Photo: A Showery Cay – Naragansett Pier by Alfred Thompson Bricher 1871
I have not yet been to the beach this year and with the arrival of hot weather, a dip is in order. But the fact is the beach is not what it used to be for me. Ever since I started making television programs on the oceans, I have stared out to waves with a different mindset — foreboding tinged with sorrow.
Like most of us I thought of the oceans as the last refuge of untrammeled nature, a place where man’s predations could not defeat nature; the last safe place for the world as it was. Then I started doing television interviews about the state of the oceans and found how wrong I was.
The first interview was with Mark Spalding of The Ocean Foundation; the second with Colin Woodard of The Portland Press Herald; the third with Sen. Sheldon Whitehouse (D-R.I.), who is my senator; the fourth with University of Rhode Island oceanographer Sunshine Menezes; and the fifth was another detailed discussion of the state of the oceans with Whitehouse in his office on Capitol Hill.
Whitehouse is a passionate advocate for the oceans and an articulate voice for their deplorable condition, due to acidification, infestation with plastic, overfishing, and the relentless rise in temperature and sea level — up there with acidification, and likely in the future to wipe out coastal communities.
It is grim stuff: a horror story of our own making and one which is sometimes lost among other stories of environmental disaster. But this is the one which will get us all in some way.
They say Algernon Charles Swinburne, the 19th-century English poet, would not only write poetry about the ocean, but also would shout his verses into the waves. This summer as we flock to enjoy the beaches in New England and elsewhere, maybe we should shout “sorry” into the sick waves, because they are sick of a disease that can be arrested if we just have the mind to start.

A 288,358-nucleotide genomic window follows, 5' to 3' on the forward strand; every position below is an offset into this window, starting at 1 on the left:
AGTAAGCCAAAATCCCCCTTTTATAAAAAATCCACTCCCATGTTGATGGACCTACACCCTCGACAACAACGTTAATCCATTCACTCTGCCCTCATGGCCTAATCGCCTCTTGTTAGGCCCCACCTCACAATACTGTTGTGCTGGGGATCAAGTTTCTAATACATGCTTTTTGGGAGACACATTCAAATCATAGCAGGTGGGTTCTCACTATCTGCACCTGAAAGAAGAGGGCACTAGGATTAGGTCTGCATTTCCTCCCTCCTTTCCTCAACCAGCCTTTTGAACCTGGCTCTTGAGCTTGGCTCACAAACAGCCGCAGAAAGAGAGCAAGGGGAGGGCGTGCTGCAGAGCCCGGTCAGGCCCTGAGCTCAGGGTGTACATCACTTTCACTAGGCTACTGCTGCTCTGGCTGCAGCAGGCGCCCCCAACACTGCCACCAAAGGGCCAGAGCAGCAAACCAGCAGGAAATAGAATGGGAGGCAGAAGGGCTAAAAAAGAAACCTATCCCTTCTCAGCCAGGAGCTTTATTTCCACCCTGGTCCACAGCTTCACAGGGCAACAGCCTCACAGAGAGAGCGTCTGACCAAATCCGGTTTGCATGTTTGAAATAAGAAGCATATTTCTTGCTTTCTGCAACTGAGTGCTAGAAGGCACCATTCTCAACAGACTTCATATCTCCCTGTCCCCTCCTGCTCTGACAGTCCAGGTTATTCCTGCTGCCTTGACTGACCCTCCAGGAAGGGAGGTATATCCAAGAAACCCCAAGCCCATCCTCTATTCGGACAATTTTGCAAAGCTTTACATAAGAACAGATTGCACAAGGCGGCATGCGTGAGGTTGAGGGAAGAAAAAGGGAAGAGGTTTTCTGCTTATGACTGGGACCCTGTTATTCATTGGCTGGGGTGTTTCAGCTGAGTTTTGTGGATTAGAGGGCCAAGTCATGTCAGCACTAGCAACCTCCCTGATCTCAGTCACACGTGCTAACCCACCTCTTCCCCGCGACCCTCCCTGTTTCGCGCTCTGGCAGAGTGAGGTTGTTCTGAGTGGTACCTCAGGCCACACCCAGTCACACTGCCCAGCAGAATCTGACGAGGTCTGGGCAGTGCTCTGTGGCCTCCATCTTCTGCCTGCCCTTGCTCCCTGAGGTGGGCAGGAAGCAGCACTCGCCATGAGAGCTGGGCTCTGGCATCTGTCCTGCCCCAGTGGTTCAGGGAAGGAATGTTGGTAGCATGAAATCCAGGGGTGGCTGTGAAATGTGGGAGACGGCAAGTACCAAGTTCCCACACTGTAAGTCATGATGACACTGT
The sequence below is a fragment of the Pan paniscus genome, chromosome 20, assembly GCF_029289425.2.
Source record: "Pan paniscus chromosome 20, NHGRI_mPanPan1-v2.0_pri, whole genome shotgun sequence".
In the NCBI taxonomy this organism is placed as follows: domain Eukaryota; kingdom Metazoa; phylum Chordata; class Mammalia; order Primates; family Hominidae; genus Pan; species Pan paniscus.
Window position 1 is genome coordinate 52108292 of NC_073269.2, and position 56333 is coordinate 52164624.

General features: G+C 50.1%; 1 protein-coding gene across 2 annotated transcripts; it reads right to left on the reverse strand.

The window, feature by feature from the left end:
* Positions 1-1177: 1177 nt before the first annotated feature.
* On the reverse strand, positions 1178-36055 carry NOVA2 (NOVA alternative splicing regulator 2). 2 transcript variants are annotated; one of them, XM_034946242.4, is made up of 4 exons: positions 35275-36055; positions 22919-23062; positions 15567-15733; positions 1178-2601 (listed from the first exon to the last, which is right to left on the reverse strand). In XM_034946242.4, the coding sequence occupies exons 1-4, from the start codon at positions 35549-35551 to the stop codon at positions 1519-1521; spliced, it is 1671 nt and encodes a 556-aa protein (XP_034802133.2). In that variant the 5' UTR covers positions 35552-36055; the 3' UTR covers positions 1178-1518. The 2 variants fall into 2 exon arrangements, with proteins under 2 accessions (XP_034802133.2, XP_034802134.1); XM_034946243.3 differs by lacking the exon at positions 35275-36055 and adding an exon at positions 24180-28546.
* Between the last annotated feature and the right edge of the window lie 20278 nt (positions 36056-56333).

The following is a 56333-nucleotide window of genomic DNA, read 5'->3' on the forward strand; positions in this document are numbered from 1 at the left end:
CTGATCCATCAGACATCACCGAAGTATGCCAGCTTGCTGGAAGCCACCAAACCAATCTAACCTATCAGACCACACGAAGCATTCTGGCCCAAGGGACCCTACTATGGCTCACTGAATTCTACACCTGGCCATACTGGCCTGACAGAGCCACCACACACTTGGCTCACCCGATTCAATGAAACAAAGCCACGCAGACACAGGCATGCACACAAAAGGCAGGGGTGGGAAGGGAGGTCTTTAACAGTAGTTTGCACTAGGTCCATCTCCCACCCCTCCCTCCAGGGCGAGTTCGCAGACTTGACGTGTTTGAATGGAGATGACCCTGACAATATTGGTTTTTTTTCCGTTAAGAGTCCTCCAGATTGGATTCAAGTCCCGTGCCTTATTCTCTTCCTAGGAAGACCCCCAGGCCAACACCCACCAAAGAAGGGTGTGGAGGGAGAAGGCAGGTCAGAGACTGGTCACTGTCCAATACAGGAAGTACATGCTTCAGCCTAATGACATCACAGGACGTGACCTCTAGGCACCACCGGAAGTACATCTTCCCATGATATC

A Movie Mystery: What Gets the Distributors’ Nod?
To me, part of the mystery of the movie business is as much in the distribution as in how particular movies come to be made. I say this because an exceptional film — one of the few of recent releases — has got short shrift from the distributors in Rhode Island. I cannot speak for the rest of New England or the country as a whole.
The movie is “Norman,” starring Richard Gere — and starring is the operative word because he is seldom off-screen. It has all of the ingredients which make a movie great to my mind – and for what it is worth, I once reviewed movies for newspapers. The story is briefly the tale of a somewhat sleazy New York fixer who ingratiates himself with an Israeli politician who rises to become prime minister of Israel. They become durable friends.
The movie, written and directed by Joseph Cedar, an Israeli film director, is taught, dodges sentimentality and yet has flashes of it, and nails the banal cruelty of politics, and the mischief of gatekeepers and the pain of outsidedness. The craft of filmmaking is on display here at its best. Gere is great and the rest of the cast is exceptional. I am sure it will be studied for its technical skill in years to come in film schools.
So why, I ask, was it not on general release in Rhode Island? On Saturday, it only had an 11:30 a.m. showing in one of the malls. My wife Linda and I ended up seeing it at Cable Car Cinema, the venerable but tiny art house in Providence, where it had a number of showings.
Why such limited release? The film was lavishly reviewed in the press, here and abroad. Curious business, movies – a joy when you see a great one where it was meant to be seen, in my view, in a cinema.
Washington’s Marble Lobbies: Cold, Slippery and Awful
Back to Washington last week for another speech and some visits.
Washington’s law firms set the pace for office decoration and two things dominate: marble and glass. One thing is eschewed: anywhere to sit.
Building after building, housing the myriad law firms which are lobbying shops as well, have ridiculously obstructive security with rent-a-cops running little fiefs, and acres of cold, people-rejecting marble.
When you get upstairs, everything that can be glass is glass. One lobbyist makes sure you are escorted at all times because of the number of people who have been hurt walking onto glass walls and doors.
Glass and marble: What does it all mean? What happened to wood and warmth and places to sit in lobbies? Heaven knows, human knees have not been converted to stone and glass.
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